EJNM: RGD PET probe uptake reproducible in mouse model

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Mouse tumor xenograft studies using PET probe-18F-labeled PEGylated arginine-glycine aspartic acid (RGD) dimer {[18F] FPP (RGD) 2} are reproducible with relatively low variability, according to a study published in the December issue of European Journal of Nuclear Medicine Molecular Imaging.

Serial PET studies may be useful for monitoring antiangiogenic therapy response or for drug screening; however, the reproducibility of serial scans has not been determined for [18F] FPP (RGD) 2 used to image tumor alpha 5 beta 3 integrin levels in preclinical and clinical studies.

The purpose of the study was to determine the reproducibility of [18F] FPP (RGD) 2, using small animal PET, according to Edwin Chang, PhD, a basic life science research associate in the molecular imaging program at Stanford, department of radiology at Stanford University in Stanford, Calif., and colleagues.

Human HCT116 colon cancer xenografts were implanted into nude mice in the breast and scapular region and grown for approximately two and half weeks.

A three-minute acquisition was performed on a small animal PET scanner approximately one hour after administration of [18F] FPP (RGD) 2 via the tail vein. A second small animal PET scan was performed approximately six hours later after reinjection of the probe to assess for reproducibility.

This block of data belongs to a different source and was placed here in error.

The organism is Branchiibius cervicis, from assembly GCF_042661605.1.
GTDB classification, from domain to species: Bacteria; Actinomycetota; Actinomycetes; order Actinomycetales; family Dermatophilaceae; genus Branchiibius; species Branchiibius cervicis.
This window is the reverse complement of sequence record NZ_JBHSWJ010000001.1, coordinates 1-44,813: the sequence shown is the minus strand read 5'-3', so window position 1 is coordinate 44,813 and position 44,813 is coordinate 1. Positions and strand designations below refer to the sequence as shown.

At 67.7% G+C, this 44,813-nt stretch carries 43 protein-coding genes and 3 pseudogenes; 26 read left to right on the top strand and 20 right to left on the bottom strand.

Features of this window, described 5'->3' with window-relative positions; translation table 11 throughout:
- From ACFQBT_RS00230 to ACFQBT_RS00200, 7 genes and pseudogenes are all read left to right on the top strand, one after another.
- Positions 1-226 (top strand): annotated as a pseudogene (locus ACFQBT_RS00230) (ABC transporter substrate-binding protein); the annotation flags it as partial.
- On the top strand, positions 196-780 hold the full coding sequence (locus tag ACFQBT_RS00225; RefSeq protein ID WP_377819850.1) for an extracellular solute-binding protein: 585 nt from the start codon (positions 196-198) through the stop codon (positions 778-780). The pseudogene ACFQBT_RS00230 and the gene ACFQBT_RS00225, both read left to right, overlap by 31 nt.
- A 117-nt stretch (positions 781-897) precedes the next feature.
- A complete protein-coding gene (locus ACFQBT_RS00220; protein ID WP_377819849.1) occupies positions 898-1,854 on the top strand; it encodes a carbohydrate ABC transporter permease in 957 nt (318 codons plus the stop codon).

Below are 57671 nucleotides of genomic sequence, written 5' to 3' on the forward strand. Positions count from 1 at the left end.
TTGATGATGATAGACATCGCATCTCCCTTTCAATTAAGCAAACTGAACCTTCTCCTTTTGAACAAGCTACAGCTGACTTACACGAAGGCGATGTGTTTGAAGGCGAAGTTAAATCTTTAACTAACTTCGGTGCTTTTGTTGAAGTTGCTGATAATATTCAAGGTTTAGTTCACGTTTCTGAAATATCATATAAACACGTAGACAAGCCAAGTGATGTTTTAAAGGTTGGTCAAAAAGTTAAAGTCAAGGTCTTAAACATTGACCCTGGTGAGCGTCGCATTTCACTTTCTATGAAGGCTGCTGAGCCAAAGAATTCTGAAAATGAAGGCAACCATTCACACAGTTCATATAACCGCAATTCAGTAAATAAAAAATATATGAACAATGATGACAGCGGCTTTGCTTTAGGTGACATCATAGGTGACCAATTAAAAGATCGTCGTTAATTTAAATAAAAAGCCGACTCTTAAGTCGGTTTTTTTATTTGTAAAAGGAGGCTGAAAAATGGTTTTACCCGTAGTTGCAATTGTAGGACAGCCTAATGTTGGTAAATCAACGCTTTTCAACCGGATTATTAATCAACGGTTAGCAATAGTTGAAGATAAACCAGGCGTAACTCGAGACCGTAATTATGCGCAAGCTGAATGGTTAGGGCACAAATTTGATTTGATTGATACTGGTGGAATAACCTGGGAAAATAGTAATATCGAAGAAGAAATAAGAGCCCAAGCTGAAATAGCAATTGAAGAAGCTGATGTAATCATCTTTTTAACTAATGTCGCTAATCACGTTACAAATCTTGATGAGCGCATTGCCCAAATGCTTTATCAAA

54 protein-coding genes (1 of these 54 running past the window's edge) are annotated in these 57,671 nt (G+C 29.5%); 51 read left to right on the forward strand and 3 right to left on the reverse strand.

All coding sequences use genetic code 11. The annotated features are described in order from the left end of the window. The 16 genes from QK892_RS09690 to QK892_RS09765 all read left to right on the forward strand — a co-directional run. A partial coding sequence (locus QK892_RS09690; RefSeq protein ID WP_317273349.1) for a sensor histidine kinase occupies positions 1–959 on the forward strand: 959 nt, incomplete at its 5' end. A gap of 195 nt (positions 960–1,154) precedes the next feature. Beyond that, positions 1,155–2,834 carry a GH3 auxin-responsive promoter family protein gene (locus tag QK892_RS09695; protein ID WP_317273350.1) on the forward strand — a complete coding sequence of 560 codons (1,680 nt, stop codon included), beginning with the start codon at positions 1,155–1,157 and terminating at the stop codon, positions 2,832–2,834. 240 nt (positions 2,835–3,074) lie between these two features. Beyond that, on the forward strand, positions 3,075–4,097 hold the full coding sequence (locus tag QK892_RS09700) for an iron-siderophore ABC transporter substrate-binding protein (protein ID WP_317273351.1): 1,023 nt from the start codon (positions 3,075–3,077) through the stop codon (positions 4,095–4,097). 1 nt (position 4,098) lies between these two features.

Percentage injected dose per gram (percentage ID/g) values were calculated from the mean or maximum activity in the region of interest around the tumor xenograft activity.

The researchers found the coefficient of variation for percentage IDmean/g and percentage IDmax/g values between [18F] FPP (RGD) 2 small animal PET scans performed six hours apart on the same day were 11.1 percent and 10.4 percent, respectively. Immunofluorescence studies revealed a direct relationship between extent of alpha 5 beta 3 integrin expression in tumors and tumor vasculature with level of tracer uptake.

“[18F] FPP (RGD) 2 small animal PET mouse tumor xenograft studies are reproducible with relatively low variability. Strict attention to consistent protocol parameters, in particular, uniform injection techniques, time of imaging after injection, and region of interest definition, can ensure accurate repeat scans,” concluded Chang and colleagues.